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- Tim Lincecum Undergoes Season-Ending Hip Surgery
- Dodgers To Promote Corey Seager
- Cubs Designate Russell, Soriano; Select Contracts Of Cahill, Berry; Recall Baez
- Braves Promote Hector Olivera
- Royals Acquire Jonny Gomes
- Giants Acquire Alejandro De Aza
- Dodgers To Acquire Justin Ruggiano
- Cubs Acquire Austin Jackson
- Giants Still Discussing De Aza, Looking At Infielders
- Blue Jays To Name Mark Shapiro As Team President
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- Minor MLB Transactions: 9/4/15
- NL West Notes: Lincecum, Myers, Castillo, D-Backs
- Quick Hits: Hart, Phillies, Davis
- Front Office Notes: Dipoto, Hazen, Cherington, Angels
- Minor MLB Transactions: 9/3/15
- East Notes: Bradley, Bour, Sabathia
- Tim Lincecum Undergoes Season-Ending Hip Surgery
- Dodgers Designate Andy Wilkins
- Injury Notes: Johnson, Scribner, Blanks
- AL Central Notes: Perkins, Ramirez, Almonte, Indians
- Tigers Outright Josh Zeid
- Dodgers To Promote Corey Seager
- NL East Notes: Brown, Nats, Black, Murphy
- AL Central Notes: Johnson, Berrios, Floyd, Indians
- Phillies Notes: Amaro, Mackanin, Franco
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The sixth annual MLB Trade Rumors Top 50 Free Agents list is here! The entire list of available free agents can be found here, and you can filter by position and signing team with our free agent tracker here.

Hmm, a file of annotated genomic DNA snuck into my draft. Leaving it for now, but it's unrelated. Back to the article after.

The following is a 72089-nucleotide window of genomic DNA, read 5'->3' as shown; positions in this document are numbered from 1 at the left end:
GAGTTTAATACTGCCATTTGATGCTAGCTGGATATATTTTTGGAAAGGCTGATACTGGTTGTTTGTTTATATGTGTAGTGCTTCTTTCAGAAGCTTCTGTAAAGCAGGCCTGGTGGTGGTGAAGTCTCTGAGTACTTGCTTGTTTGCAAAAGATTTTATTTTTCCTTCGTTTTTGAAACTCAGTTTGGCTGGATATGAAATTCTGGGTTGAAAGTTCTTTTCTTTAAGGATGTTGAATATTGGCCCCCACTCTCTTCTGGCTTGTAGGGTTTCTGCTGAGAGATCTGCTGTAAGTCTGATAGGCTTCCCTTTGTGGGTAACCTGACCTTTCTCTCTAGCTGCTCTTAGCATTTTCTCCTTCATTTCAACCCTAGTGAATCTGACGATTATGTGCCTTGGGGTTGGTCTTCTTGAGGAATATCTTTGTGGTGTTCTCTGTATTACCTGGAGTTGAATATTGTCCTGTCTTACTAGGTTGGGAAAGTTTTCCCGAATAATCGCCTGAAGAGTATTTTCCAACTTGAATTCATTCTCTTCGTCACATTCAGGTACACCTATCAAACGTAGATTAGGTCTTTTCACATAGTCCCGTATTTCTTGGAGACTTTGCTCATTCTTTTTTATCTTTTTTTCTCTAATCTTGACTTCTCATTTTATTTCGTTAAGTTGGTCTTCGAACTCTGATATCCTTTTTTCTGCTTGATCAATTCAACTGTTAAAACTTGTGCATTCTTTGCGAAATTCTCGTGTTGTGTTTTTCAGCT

This year, I'm excited to introduce a new contest that will allow you to test your free agent prediction abilities against those of the MLBTR writing team as well as other readers. After players start signing, we'll have a leaderboard showing the contestants with the best "batting averages" on their picks. Once everyone has signed, the winners will receive sweet prizes. Here are the top 50 free agents for which you'll be making predictions, along with my guesses.
1. Albert Pujols – Cardinals. The Cubs, Blue Jays, Orioles, Mariners, Rangers, Marlins, Nationals, and Dodgers are other potential suitors, but a significant premium would be required to lure away the longtime Cardinal. $225-230MM over nine years seems a fair compromise for the Cardinals and their superstar first baseman.
2. Prince Fielder – Mariners. Fielder has the same potential suitors as Pujols, with the Brewers also a possibility. The Scott Boras client is a tough free agent to place, as there are good reasons for every team to avoid a potential $150MM+ commitment. The Mariners and Cubs are the most likely matches for me. Mariners GM Jack Zduriencik drafted Fielder in '02 with the Brewers, and his team lacks a premium bat.
3. Jose Reyes – Brewers. Reyes is another difficult top free agent to predict. The Nationals, Braves, Phillies, Giants, Pirates, Reds, Twins, Rays, and Cardinals could have a need at shortstop, but not all of those teams can or should spend $100MM+ on Reyes. The Mets will entertain re-signing Reyes, but the Brewers seem more likely to approach Ryan Braun's speculated $120MM price range.